We are relaxed about people having fun “placing” themselves and discussing this with family and friends, and arguing with us sociologists along the way. It has led to a wider collective discussion on Twitter and Facebook, which we see as a desirable resource for a public-facing sociology in a digital age. We do need to set the record straight, however. The Class Calculator was designed by the BBC to mimic the more complex model we had developed on the basis of the survey data, and the two should not be conflated. As numerous people have pointed out, changing just one response can shift you between different classes. This would not be possible within the latent class analysis we deployed, where all six measures are simultaneously used to allocate class membership. Actually, this kind of simplification was deliberate, as the measures used in the Class Calculator were chosen precisely to make respondents aware of the most important factors in placing people into classes. But it still poses questions about whether we have been simplistic.

Let me be blunt. The concept of class matters, because we need a way of connecting accentuating economic inequalities to social and cultural differences which permeate our society. Rather than seeing our lifestyles and social networks as somehow separate from economic inequalities, there are overlaps that can work together to produce social advantage and disadvantage. For all its problems, the concept of class remains fundamental to making these connections. Sure, we would all rather not live in a class-divided society. But in reality, the markers of class cannot be doubted. Our model seeks to find a way of making these connections, arguing that occupational measures alone are too blunt a tool for this purpose…

In my view, probably the most important finding from our research is the existence of a distinctive “elite” class. We are so used to turning the telescope on the poor and disadvantaged that sociologists have had little to say about those who are at the apex of British society. Sociological studies of class have no specific place for an elite category. What we have shown is that this very wealthy class is now clearly distinguished from all the other classes in Britain, and the economic differences are huge. That is a powerful and unsettling finding.

It is a simple little survey (it took me a few minutes and this was a little longer than it had to be because I was trying to do some mental conversions from dollars to pounds) but it sounds like it might have some potential for research and reflection.

I wonder how well this might work in an American setting. Compared to the United States, Britain is known for being more conscious of class. In contrast, most Americans would prefer to say they are middle class. So, what would happen if PBS or the New York Times or an equivalent news source ran such a survey? Would it be beneficial in that it could help show people where they really fall in society rather than the middle-class aspirations many claim to have?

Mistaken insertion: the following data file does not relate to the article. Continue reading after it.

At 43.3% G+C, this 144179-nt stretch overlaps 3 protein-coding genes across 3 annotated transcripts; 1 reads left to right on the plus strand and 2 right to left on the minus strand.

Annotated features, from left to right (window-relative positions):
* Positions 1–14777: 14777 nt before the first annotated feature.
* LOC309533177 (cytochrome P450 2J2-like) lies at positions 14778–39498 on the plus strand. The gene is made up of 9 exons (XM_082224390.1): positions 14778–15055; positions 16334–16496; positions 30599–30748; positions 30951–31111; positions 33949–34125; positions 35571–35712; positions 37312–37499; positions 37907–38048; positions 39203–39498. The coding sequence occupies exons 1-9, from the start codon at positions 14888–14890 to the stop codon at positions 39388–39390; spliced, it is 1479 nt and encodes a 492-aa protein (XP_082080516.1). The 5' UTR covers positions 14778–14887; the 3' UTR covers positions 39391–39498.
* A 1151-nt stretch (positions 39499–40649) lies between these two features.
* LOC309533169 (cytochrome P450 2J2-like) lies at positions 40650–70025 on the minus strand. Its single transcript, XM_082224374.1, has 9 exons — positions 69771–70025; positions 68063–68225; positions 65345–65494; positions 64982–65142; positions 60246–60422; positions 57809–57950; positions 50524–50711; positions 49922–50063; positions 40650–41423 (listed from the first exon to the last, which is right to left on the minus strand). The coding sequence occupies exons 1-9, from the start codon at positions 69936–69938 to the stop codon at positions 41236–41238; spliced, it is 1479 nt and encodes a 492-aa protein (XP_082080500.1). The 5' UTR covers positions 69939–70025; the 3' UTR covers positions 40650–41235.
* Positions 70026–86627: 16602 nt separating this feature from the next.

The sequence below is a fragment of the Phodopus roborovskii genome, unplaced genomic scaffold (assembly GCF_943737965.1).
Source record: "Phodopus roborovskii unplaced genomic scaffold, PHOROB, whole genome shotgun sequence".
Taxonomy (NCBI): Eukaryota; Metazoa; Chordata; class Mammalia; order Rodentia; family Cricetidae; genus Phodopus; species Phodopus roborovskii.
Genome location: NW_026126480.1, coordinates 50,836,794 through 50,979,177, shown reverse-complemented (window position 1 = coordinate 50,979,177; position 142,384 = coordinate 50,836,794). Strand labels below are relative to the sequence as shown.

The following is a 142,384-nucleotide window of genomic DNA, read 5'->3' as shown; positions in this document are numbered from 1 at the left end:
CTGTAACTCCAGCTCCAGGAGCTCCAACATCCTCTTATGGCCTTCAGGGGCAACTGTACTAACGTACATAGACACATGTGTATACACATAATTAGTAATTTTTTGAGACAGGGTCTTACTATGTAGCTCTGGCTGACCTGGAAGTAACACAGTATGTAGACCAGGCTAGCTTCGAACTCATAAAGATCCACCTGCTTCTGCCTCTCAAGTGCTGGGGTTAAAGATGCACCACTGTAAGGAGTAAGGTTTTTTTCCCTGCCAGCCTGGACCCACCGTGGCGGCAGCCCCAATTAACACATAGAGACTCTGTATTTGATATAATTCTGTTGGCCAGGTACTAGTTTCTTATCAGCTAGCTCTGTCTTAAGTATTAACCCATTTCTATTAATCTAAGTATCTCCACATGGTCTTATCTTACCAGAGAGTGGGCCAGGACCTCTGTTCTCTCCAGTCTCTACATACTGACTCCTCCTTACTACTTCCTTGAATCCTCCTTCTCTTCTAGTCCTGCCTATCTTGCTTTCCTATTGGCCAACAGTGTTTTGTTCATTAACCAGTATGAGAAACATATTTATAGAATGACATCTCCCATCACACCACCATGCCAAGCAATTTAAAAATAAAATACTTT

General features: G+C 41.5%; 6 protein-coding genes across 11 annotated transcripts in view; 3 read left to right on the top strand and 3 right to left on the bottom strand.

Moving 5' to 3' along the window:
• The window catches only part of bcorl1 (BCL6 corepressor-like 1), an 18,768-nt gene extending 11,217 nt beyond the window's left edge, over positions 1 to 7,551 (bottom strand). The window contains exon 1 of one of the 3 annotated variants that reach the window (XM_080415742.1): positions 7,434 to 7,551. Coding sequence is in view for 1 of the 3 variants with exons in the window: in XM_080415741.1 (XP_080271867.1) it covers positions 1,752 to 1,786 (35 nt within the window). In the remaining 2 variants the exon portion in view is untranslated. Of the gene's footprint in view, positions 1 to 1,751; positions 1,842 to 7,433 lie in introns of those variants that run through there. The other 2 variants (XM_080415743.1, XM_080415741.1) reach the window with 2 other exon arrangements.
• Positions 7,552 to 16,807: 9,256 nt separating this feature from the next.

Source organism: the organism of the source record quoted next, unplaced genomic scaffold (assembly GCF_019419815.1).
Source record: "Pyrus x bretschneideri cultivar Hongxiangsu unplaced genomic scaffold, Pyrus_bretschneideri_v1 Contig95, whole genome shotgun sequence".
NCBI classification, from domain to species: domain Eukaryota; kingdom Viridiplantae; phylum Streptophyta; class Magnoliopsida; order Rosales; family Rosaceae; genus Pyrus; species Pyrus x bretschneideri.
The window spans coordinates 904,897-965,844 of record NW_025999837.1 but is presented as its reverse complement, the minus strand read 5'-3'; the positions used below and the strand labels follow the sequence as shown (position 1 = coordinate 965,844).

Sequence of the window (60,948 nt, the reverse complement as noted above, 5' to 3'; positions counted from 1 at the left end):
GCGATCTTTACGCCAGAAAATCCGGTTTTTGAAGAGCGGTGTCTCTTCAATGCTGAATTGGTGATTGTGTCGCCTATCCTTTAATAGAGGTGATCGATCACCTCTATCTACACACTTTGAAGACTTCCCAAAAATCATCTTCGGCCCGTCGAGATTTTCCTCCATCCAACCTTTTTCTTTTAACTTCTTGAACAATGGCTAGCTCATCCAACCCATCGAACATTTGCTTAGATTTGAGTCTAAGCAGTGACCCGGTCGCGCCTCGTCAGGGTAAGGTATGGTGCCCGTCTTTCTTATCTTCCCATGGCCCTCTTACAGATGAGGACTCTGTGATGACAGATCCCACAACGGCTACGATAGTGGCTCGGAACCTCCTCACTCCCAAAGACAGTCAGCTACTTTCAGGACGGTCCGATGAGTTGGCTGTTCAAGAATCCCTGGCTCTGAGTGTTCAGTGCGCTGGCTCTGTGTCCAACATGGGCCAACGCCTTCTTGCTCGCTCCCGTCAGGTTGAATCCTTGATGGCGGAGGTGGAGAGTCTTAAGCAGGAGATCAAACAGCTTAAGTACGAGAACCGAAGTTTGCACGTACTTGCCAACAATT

Census Bureau moving to more online data collection to save money

The US Census Bureau is collecting more information online in order to cut costs:

The Census Bureau already has started offering an Internet option to the 250,000 households it selects every month at random for the American Community Survey. Since becoming available in January, more than half the responses have come in on a secure site that requires codes and PIN numbers.

The bureau expects to use the Internet — plus smart phones and other technologies yet to be invented — for the next decen­nial census, in 2020.

The increasing reliance on technology is designed to save money. The 2010 Census cost $96 per household, including the American Community Survey that has replaced the old long form. That cost has more than doubled in two decades, up from $70 in 2000 and $39 as recently as 1990…

The Census Bureau spent two years running preliminary experiments in how people responded to American Commu­nity Survey questions on the computer screen. Five rounds of ­testing involved tracking eye movements as people scanned a Web page looking for which answer they wanted to check.

The households selected for the survey still get their first contact the old-fashioned way, with a mailed letter telling them the questionnaire is on its way. Then they receive a letter telling them how to respond over the Internet. If they don’t use that option, they get a 28-page paper form a few weeks later.